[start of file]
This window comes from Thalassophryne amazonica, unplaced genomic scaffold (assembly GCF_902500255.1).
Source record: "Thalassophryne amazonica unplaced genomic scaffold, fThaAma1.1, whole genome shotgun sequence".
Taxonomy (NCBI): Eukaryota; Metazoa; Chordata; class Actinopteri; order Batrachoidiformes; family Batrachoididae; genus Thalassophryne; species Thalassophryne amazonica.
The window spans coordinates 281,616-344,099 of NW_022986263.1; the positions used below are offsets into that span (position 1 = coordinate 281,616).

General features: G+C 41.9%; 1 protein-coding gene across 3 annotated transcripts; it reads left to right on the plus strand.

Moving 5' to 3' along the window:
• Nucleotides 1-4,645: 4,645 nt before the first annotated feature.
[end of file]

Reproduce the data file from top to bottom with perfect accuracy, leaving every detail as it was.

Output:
This window comes from Thalassophryne amazonica, unplaced genomic scaffold (assembly GCF_902500255.1).
Source record: "Thalassophryne amazonica unplaced genomic scaffold, fThaAma1.1, whole genome shotgun sequence".
Taxonomy (NCBI): Eukaryota; Metazoa; Chordata; class Actinopteri; order Batrachoidiformes; family Batrachoididae; genus Thalassophryne; species Thalassophryne amazonica.
The window spans coordinates 281,616-344,099 of NW_022986263.1; the positions used below are offsets into that span (position 1 = coordinate 281,616).

General features: G+C 41.9%; 1 protein-coding gene across 3 annotated transcripts; it reads left to right on the plus strand.

Moving 5' to 3' along the window:
• Nucleotides 1-4,645: 4,645 nt before the first annotated feature.